Hazard, H. W. (ed.) / The art and architecture of the crusader states
IV: Military Architecture in the Crusader States in Palestine and Syria, pp. 140-164 PDF (8.9 MB)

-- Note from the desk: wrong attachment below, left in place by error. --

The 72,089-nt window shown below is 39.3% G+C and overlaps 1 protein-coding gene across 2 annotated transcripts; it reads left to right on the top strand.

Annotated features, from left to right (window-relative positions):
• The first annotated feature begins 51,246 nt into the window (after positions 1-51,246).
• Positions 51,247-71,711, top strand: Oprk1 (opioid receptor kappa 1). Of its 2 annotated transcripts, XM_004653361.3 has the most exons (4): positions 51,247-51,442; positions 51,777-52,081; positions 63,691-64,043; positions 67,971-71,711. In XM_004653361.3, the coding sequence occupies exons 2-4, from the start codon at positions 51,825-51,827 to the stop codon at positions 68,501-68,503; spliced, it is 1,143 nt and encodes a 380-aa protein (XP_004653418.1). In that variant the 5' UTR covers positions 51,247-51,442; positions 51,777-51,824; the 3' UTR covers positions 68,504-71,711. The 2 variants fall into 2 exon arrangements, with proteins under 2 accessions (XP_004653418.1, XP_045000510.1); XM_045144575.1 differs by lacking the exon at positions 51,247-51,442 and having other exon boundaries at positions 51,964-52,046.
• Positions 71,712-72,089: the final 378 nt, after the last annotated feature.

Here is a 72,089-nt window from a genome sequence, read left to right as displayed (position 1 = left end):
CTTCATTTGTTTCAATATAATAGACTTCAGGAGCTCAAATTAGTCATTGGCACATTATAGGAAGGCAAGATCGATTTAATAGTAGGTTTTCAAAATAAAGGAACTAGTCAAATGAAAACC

Ch. IV MILITARY ARCHITECTURE 163 erection (pl. LIVa). But with them the rebuilding ceased and the remaining defense works are undistinguished. From Antioch the Syrian Gates led through the Amanus range to the coastal plain, the main route to Cilicia. On one of the approaches to the pass the castle of Baghrãs, the Gaston of the crusaders, was held in turn by the Templars, the Armenians, and the Moslems, and each occupation has left its mark. Farther north a group of castles controlled the fertile eastern Cilician plain, the center of the kingdom of Little Armenia. 36 These castles are generally placed on rocky hills, and their walls follow the line of the natural escarpment. Rounded towers, in small, bossed masonry, project from the walls; and the bent entrance is generally employed, sometimes with a complicated ramp. Byzantine and crusading methods mingle with local practice. At the castle of Seleucia above the Calycadnus, the Hospitallers, after receiving it from Leon II in 1210, used fine ashlar masonry and vaulting, which are worthy of the standards of their contemporary building at Krak (pl. LIVb). At the opposite eastern end of the kingdom, another Hospitaller holding at Tall Uamdun (Toprakkale) has horseshoe towers rising as at Krak from a talus faced with masonry. The Armenian castles have not yet been fully studied. Some of them, such as Ilan-kale, the castle of the serpents, have no documented history, though Ilan-kale with its great flanking towers is still a most impressive ruin. At Sis, the fortress protecting the Armenian capital sprawls unevenly along a narrow ridge, and at places the natural rock provides the defense works, or only a thin breastwork gives some additional cover. At Anazarba the castle stands on a precipitous limestone crag rising from the plain. It includes stretches of Byzantine wall, some Arab rebuilding after its 36. V. Langlois, Voyage dans la Cilicie et dans les montagnes du Taurus, exécuté pendant les années 1852-1853. . . (Paris, 1861); L. M. Alishan, Sissouan, ou l'Arméno-Cilicie: Description géographique et historique avec carte et illustrations (Venice, 1899); Fedden and Thomson, Crusader Castles (1957); J. Gottwald, articles in Byzantinische Zeitschrift: "Die Kirche und das Schloss Paperon in Kilikisch-Armenien," XXXVI (1936), 86-100; "Die Burg Ti! im süddstlichen Kilikien," XL (1940), 89-104; and "Burgen und Kirchen im mitt!eren Kilikien," XLI (1941), 82-103; P. Deschamps, "Le Château de Servantikar en Cilicie: Le Ddfilé de Marris et la frontière du comtd d'Edesse," Syria, XVIII (1937), 379-388; E. H. King, "A Journey through Armenian Cilicia," Journal of the Royal Central Asian Society, XXIV (1937), 234-246; M. Gough, "Anazarbus," Anatolian Studies, II (1952), 119-125; J. G. Dunbar and W. W. M. Boa!, "The Castle of Vagha," Anatolian Studies, XIV (1964), 175-184; E. Herzfe!d and S. Guyer,MonumentaAsiaeMinorisantiqua; vol. II, Meriamlik und Korykos: Zwei christliche Ruinenstätten des rauhen Kilikiens (Manchester, 1930); and G. R. Youngs, "Three Cilician Castles," Anatolian Studies, XV (1965), 113-134.
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